With the growth of Chinese aviation, more and more Chinese people fly. I’ve written about how air travel is increasingly democratized and just as there are problematic people on the ground, there are problematic people in the sky.
In China it’s even more likely in the U.S. that you’ll have passengers unfamiliar with social norms of air travel, as rapid growth and industrialization has meant bringing rural Chinese into contact with development and air travel for the first time. The Chinese government has tried to crack down on the behavior of its citizens while traveling abroad, and so has the Thai government.
When I traveled to Beijing in 2008 before the Olympics I recall signs reminding citizens to be on their best behavior because ‘the world is watching’ in advance of the Summer Games.
Whether it’s passengers charging the cockpit, self upgrading, or opening the aircraft door and popping the slide, Chinese flight attendants have to be ready — perhaps even more ready than their counterparts working for airlines based in other parts of the world. It’s dangerous out there.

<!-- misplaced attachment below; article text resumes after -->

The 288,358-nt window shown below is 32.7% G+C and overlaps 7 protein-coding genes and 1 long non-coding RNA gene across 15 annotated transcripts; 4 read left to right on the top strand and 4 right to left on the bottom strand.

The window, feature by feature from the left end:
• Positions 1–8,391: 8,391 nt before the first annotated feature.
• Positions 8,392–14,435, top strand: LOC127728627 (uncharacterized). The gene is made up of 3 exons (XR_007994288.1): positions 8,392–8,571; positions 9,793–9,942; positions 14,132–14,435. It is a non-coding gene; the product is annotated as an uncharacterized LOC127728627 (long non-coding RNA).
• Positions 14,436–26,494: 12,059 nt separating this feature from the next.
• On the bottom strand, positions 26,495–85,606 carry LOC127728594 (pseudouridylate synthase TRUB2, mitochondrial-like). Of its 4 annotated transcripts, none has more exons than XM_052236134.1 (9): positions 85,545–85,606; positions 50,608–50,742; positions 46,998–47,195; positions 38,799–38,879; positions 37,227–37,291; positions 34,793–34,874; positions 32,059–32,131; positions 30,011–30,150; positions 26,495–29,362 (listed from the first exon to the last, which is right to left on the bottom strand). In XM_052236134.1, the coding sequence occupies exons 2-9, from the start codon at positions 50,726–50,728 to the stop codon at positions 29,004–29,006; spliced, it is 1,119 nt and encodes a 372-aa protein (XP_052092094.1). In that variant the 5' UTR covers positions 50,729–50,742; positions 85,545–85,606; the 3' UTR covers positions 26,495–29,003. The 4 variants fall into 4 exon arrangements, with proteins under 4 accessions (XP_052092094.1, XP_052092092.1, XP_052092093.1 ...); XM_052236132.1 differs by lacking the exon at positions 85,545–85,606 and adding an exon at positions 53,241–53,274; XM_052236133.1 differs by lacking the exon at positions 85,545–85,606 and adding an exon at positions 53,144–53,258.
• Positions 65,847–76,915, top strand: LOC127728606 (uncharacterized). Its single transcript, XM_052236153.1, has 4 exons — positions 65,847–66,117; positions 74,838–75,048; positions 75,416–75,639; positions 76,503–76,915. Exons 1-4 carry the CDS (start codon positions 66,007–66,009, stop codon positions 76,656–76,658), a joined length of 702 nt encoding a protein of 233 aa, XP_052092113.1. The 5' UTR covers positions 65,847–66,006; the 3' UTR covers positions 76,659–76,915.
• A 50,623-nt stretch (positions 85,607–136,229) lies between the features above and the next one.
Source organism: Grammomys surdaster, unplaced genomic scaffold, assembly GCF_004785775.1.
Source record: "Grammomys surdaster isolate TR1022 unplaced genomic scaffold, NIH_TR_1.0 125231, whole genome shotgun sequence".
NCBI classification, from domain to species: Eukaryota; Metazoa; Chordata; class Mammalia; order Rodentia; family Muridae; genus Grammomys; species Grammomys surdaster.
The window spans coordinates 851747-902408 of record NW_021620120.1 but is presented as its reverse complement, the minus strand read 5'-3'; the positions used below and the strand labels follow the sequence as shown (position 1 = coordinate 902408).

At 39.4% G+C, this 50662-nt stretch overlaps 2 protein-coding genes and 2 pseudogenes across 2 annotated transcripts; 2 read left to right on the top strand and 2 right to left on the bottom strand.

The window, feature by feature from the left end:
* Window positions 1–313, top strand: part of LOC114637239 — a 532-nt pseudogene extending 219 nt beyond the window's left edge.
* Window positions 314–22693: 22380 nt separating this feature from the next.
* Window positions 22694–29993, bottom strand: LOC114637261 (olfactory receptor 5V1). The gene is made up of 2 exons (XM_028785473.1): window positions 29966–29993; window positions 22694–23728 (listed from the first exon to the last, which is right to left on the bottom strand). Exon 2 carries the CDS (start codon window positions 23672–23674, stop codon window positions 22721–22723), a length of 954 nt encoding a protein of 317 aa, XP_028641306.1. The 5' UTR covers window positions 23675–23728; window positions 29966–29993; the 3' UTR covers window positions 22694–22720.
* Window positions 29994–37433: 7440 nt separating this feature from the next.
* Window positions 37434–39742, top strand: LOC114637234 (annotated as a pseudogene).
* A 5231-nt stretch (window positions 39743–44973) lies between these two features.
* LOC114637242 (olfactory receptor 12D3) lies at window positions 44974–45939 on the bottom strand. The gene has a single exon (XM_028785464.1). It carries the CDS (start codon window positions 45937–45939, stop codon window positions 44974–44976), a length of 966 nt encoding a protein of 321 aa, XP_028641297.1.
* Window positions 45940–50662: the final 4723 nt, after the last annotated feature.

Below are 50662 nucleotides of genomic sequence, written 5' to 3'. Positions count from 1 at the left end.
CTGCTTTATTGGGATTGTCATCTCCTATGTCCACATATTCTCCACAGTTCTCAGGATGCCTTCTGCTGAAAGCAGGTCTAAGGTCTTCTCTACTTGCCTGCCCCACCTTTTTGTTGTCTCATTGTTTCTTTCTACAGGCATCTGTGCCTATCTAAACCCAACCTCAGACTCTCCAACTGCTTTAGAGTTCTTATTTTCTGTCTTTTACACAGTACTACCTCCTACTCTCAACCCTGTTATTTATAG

Using military style training… the women are seen to carry logs in muddy water that is almost calf deep, not an easy condition by anyone’s standards.
Wading through the filthy water is a tough task for the petite trainees, who look more like army recruits than newbie flight attendants.
The Chengdu East Star Airline training course is designed to sort the wheat from the chaff, and ensure the flight attendants who make it through to the final round are the toughest stewardesses around.
Two years ago I wrote about Chengdu’s Southwest Airline College teaching flight attendants kung fu.
The practice isn’t limited to mainland China, either, because I covered Hong Kong Airlines using kung fu training in 2011 in response to their dealing with “3 drunk or unruly passengers a week.”
In Henan Province perform martial arts under the direction of a Taoist kung fu on top of a mountain 6,560 feet about sea level.